UPDATE: The Nakhon Phanom provincial court in Thailand has dismissed the case against 29 villagers in Tambon Aat Samat, Amphoe Mueang, Nakhon Phanom for land encroachment offences based on insufficient evidence presented by the public prosecutor.
In 2015, in Nakorn Phanom province, to comply with the government’s initiative of turning the area into Special Economic Zones (SEZs), the provincial administration’s land committee issued an order to reclaim the land resulting in the eviction of approximately 300 families. The provincial administrators had offered small compensation to the villagers, but most of them did not want to relocate. Military officers from Internal Security Command (ISOC) reportedly went into the community to tell the villagers to relocate and then took the villagers to the police station to be charged with land encroachment offences.
With the great efforts of the team from Thai Lawyers for Human Rights (TLHR) and Assembly of the Poor and the ongoing support of representatives from the European Union (EU) and Protection International, this dismissal means the members of the village can now move forward.
Representatives from the European Union (EU) and members countries including Denmark, Sweden, the Netherlands, Belgium, Germany, Czech Republic and Finland, visited villagers of Tambon At Samat District, Maung District, Nakhon Phanom, Thailand on 26 July 2016. Over 30 villagers shared their stories of looming eviction from the land they have lived and worked on for decades. The EU representatives and its member countries also met with human rights defenders (HRDS) working on land, forest and mining issues. The HRDS have been living in danger and battling harassment, particularly after the coup. Local people and HRDS have been prevented from taking part in decision making and must fight under severe restrictions and intimidation, with threat of forced disappearance and death.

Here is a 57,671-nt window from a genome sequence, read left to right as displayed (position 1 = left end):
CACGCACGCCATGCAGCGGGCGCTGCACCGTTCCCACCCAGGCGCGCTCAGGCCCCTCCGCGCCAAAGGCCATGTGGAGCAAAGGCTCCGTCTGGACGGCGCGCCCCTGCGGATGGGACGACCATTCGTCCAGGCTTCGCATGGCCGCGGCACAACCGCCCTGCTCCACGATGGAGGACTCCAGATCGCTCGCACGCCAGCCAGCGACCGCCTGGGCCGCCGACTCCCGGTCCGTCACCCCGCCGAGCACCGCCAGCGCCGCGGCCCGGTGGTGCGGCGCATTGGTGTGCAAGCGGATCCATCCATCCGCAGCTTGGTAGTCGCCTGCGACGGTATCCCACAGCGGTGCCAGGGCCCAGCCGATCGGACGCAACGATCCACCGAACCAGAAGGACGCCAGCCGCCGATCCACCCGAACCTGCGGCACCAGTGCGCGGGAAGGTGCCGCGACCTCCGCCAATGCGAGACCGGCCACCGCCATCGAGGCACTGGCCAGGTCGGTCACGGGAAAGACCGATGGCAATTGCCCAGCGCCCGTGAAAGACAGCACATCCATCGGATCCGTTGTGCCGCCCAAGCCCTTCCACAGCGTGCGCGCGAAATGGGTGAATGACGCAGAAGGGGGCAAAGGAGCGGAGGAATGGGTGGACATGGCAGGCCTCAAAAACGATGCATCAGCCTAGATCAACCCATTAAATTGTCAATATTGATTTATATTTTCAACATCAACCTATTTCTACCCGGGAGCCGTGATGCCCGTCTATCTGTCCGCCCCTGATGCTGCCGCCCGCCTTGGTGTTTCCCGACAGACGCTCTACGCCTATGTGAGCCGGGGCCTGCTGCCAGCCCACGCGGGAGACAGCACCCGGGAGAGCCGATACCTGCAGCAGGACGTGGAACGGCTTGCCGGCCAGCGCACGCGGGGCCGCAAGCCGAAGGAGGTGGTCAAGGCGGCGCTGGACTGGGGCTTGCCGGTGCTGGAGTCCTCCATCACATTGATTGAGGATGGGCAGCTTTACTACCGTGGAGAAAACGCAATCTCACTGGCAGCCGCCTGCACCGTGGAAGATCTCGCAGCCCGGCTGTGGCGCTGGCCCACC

The villagers have pleaded to the representatives from the EU and its member countries to:
- Conduct observation on 4 October 2016 during the trials against the villagers at the Provincial Court of Nakhon Phanom for destroying land for common use. Also observing any further hearings to show their solidarity with the aggrieved villagers and to ensure that justice will be served for them.
- Meet, negotiate and help the government authorities, administrative officials and concerned agencies to understand the problem properly and to stop any harassment against the villagers.
- Follow up with and urge the National Human Rights Commission (NHRC) to investigate the complaints relating to the human rights violations inflicted on the villagers. The two complaints that had been submitted to the NHRC over two years have not yet progressed and the villagers fervently hope the NHRC would conduct a field visit to investigate the cases and to coordinate with the state officials.
- Coordinate with concerned government agencies, should the villagers have to be relocated, to ensure that they receive proper compensation and can begin anew with their livelihood. (The villagers have proposed that a new plot of land be provided for the relocation and assistance to ensure that they can earn their living in a new place with a fund being set up to accommodate their reconstruction of their livelihood and to cover any expenses incurred during the relocation.)
- Ensure that government officials and concerned authorities understand the problem and help to ensure the villagers will be kept informed of the useful, correct and righteous information and to bridge the gap of understanding between the government agencies and the affected villagers to prevent further conflicts.
The villagers and HRDS see the visit of the European Union as a positive step forward and are hopeful the EU will stand firm on promoting human rights principles and democracy. They are also hopeful these principles will be applied to provide support and protection of all HRDS in Thailand.
Until now, the government has touted Nakhon Phanom as a pilot area to develop industrial complexes in the Special Economic Zone causing villagers to fear losing their housing and farmland. They have been subject to harassment committed against them by administrative officials and have been prosecuted for occupying land for common use. Previously, Crown Lands Certificates have been issued on the parcels of land that overlap areas of land the villagers already have documented occupancy for. The authorities want to appropriate the land and develop it into a Special Economic Zone in the Northeast. While many of the villagers have land titles (including NS2 or NS3 to prove their case that they have been living and utilizing the land) they are still being accused of encroaching.
In the past two years, the villagers have sought justice from various government agencies including the Damrong Tham Center and even an independent organization such as the Lawyers Council of Thailand (LCT), but the assistance has not been forthcoming.